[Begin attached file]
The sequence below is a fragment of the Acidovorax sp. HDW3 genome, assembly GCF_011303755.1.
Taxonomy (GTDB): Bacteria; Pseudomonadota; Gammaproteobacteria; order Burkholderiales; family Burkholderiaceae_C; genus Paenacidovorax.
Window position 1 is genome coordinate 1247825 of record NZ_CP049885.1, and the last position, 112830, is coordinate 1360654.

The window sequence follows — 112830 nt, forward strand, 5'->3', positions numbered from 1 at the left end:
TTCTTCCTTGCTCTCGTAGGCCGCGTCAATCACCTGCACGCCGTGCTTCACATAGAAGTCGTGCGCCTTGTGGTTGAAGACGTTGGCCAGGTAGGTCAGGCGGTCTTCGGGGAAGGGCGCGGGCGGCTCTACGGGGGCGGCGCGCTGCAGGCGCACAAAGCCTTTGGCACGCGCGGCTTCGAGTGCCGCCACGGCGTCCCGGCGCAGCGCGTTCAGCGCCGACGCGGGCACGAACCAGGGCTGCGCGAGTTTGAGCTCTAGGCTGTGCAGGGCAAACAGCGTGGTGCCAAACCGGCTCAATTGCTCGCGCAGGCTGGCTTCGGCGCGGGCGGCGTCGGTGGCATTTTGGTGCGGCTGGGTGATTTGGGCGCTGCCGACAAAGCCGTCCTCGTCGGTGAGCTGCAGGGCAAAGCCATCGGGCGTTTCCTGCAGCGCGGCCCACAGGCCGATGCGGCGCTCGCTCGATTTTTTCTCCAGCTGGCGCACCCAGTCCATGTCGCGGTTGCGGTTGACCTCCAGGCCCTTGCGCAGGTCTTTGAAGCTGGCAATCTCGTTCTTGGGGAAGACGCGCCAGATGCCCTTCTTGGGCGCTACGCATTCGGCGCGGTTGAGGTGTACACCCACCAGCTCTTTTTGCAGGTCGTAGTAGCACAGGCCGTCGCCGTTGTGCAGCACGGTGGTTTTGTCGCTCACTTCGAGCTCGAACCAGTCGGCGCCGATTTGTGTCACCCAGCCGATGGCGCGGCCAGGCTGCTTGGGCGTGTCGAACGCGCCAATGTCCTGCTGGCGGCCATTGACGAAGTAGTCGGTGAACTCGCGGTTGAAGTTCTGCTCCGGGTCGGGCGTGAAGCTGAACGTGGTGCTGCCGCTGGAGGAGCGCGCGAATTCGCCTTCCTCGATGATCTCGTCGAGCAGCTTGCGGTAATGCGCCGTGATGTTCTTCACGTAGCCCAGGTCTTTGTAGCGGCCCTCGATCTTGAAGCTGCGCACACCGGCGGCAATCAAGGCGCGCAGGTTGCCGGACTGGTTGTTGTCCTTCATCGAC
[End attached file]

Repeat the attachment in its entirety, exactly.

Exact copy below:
The sequence below is a fragment of the Acidovorax sp. HDW3 genome, assembly GCF_011303755.1.
Taxonomy (GTDB): Bacteria; Pseudomonadota; Gammaproteobacteria; order Burkholderiales; family Burkholderiaceae_C; genus Paenacidovorax.
Window position 1 is genome coordinate 1247825 of record NZ_CP049885.1, and the last position, 112830, is coordinate 1360654.

The window sequence follows — 112830 nt, forward strand, 5'->3', positions numbered from 1 at the left end:
TTCTTCCTTGCTCTCGTAGGCCGCGTCAATCACCTGCACGCCGTGCTTCACATAGAAGTCGTGCGCCTTGTGGTTGAAGACGTTGGCCAGGTAGGTCAGGCGGTCTTCGGGGAAGGGCGCGGGCGGCTCTACGGGGGCGGCGCGCTGCAGGCGCACAAAGCCTTTGGCACGCGCGGCTTCGAGTGCCGCCACGGCGTCCCGGCGCAGCGCGTTCAGCGCCGACGCGGGCACGAACCAGGGCTGCGCGAGTTTGAGCTCTAGGCTGTGCAGGGCAAACAGCGTGGTGCCAAACCGGCTCAATTGCTCGCGCAGGCTGGCTTCGGCGCGGGCGGCGTCGGTGGCATTTTGGTGCGGCTGGGTGATTTGGGCGCTGCCGACAAAGCCGTCCTCGTCGGTGAGCTGCAGGGCAAAGCCATCGGGCGTTTCCTGCAGCGCGGCCCACAGGCCGATGCGGCGCTCGCTCGATTTTTTCTCCAGCTGGCGCACCCAGTCCATGTCGCGGTTGCGGTTGACCTCCAGGCCCTTGCGCAGGTCTTTGAAGCTGGCAATCTCGTTCTTGGGGAAGACGCGCCAGATGCCCTTCTTGGGCGCTACGCATTCGGCGCGGTTGAGGTGTACACCCACCAGCTCTTTTTGCAGGTCGTAGTAGCACAGGCCGTCGCCGTTGTGCAGCACGGTGGTTTTGTCGCTCACTTCGAGCTCGAACCAGTCGGCGCCGATTTGTGTCACCCAGCCGATGGCGCGGCCAGGCTGCTTGGGCGTGTCGAACGCGCCAATGTCCTGCTGGCGGCCATTGACGAAGTAGTCGGTGAACTCGCGGTTGAAGTTCTGCTCCGGGTCGGGCGTGAAGCTGAACGTGGTGCTGCCGCTGGAGGAGCGCGCGAATTCGCCTTCCTCGATGATCTCGTCGAGCAGCTTGCGGTAATGCGCCGTGATGTTCTTCACGTAGCCCAGGTCTTTGTAGCGGCCCTCGATCTTGAAGCTGCGCACACCGGCGGCAATCAAGGCGCGCAGGTTGCCGGACTGGTTGTTGTCCTTCATCGAC